In 1985, science journalist Jon Palfreman investigated a group of drug addicts who were struck with Parkinson’s-like symptoms after taking tainted heroin.
Thirty years later, Palfreman was diagnosed with Parkinson’s disease himself. His book, "Brain Storms," describes his journey with the disease and new treatments for patients.
“Initially I denied [my diagnosis] and sought second opinions. I got pretty angry. I tried to keep it secret for a while, just like Michael J. Fox did,” Palfreman says, “It took me, I’d say, about a year before I really processed it properly and then I realized that I had a destiny to use my training as a science journalist and my insights as a patient to explore this malady, which was now going to be part of my life.”
About 60,000 people each year in the US alone are diagnosed with Parkinson's disease. Palfreman says the malady means many things that he used to do automatically, now come with much more difficulty.
“It is very much like getting on a plane and going to London and renting a car. You can drive on the left-hand side of the road, but you have to use your conscious brain to pay attention. Everything's a bit harder. When I walk, I have to sort of consciously move my arms back and forth. Whereas, when a healthy person does it, it's automatic. And so a lot of things that you got for free you have to work at,” Palfreman says.
The disease has three stages. The first noticeable symptoms are subtle, such as a loss of smell, constipation and possible sleeping disorders. After that, the disease attacks a person’s ability to move. The third stage produces cognitive impairment and hallucinations.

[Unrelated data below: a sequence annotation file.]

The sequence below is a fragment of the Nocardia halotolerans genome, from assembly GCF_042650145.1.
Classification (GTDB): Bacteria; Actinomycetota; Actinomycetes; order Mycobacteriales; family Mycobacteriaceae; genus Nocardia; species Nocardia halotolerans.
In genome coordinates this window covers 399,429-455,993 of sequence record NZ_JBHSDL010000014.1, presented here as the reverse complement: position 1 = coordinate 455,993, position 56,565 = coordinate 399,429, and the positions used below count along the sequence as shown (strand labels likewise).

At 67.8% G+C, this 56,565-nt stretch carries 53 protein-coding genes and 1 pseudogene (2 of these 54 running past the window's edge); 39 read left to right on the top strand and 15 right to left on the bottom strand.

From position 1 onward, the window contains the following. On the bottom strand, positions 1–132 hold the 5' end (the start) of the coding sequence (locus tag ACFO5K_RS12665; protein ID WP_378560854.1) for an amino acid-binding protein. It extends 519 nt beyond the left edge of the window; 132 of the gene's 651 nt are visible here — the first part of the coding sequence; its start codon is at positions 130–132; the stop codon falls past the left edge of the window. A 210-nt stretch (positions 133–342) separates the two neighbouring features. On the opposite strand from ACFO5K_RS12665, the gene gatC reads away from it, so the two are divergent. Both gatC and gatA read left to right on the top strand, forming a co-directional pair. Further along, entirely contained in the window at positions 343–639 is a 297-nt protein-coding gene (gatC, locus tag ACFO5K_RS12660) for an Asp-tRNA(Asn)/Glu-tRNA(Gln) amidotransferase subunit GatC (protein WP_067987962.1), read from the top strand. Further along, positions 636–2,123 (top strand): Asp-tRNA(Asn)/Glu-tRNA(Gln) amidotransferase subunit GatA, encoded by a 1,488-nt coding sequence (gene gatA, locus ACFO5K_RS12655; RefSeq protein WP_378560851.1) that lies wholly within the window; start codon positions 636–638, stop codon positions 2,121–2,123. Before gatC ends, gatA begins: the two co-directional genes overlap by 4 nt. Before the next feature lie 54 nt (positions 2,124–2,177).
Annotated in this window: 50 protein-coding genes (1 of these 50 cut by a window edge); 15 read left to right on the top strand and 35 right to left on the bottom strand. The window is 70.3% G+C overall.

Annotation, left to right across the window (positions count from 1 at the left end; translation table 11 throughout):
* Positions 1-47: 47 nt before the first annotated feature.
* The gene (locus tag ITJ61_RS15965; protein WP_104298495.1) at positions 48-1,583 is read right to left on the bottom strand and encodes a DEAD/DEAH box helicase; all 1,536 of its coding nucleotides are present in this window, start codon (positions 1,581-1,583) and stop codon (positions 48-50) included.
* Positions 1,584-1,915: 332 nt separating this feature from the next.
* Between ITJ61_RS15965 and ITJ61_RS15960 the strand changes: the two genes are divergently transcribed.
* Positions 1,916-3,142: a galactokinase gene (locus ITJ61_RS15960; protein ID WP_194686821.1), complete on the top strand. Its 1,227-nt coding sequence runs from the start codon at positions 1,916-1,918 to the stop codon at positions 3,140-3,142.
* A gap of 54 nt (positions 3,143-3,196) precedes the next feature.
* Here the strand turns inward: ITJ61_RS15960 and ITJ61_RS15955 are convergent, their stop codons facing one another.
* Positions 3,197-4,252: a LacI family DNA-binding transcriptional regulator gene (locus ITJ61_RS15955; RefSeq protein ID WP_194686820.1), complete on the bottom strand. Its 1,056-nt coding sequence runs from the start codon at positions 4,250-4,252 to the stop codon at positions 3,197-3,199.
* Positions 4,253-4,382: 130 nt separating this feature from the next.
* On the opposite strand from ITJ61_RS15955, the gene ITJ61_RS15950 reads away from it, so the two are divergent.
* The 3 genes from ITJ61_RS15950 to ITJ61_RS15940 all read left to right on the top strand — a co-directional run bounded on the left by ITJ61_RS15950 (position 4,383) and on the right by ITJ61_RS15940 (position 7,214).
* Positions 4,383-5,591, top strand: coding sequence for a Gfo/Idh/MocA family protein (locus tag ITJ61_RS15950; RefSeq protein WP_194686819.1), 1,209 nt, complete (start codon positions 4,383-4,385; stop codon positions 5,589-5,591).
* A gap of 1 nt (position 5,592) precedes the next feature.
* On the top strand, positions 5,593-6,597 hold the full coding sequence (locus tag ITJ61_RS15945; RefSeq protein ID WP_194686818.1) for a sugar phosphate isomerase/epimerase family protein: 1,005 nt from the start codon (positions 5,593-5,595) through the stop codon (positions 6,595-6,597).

“What we classically think of Parkinson’s — the tremor, the slowness, the rigidity, the stooped gait — is really the middle act of a three-act play and that, basically, the diseases present maybe 10 or 15 years before a person gets diagnosed,” Palfreman says. “It's a much more systemic disease than it was once thought to be.”
There are several new treatments for the disease Palfreman has been watching. One of them is based on the theory that the disease is caused by a protein, alpha-synuclein, going rogue, forming clumps called amyloids, and jumping from cell to cell, killing cells in their wake.
“If alpha-synuclein is causing all the problems, then trying to reduce the levels of it makes perfect sense, and in the next year or two, going into clinical trials, there are a number of products which are designed to sort of dissolve alpha-synuclein,” Palfreman says. “If they work, I mean the prospects are amazing. Somebody who didn't have the disease, if you can get in early enough, would never develop the motor symptoms. And somebody like me who had the motor symptoms could possibly be stabilized so it didn't get any worse. So there's a lot of excitement at the moment around this.”
Palfreman says there are other things people with Parkinson’s can do to control the disease.
“The one thing which really everybody should do is regular exercise because people who do exercise and stay mobile, they do much, much, much better than people who withdraw or give up,” Palfreman says. “Because you've still got the conscious part of your brain, you can still drive like you're driving into London on the wrong side of the road. It just takes a bit more energy and effort, but it still works.”
In the future, Palfreman predicts medical specialists will develop more advanced ways to control the disease.
“Just like we have very sophisticated heart pacemakers, we might get a situation where I might get an electrode in my brain and, just before my my left hand wants to set off a tremor it sets off a pulse and reboots that part of the brain. And I think these things are pretty promising so that even if you haven't got a total cure, the management thing will become much better and we’ll be able to live pretty much essentially normal lives.”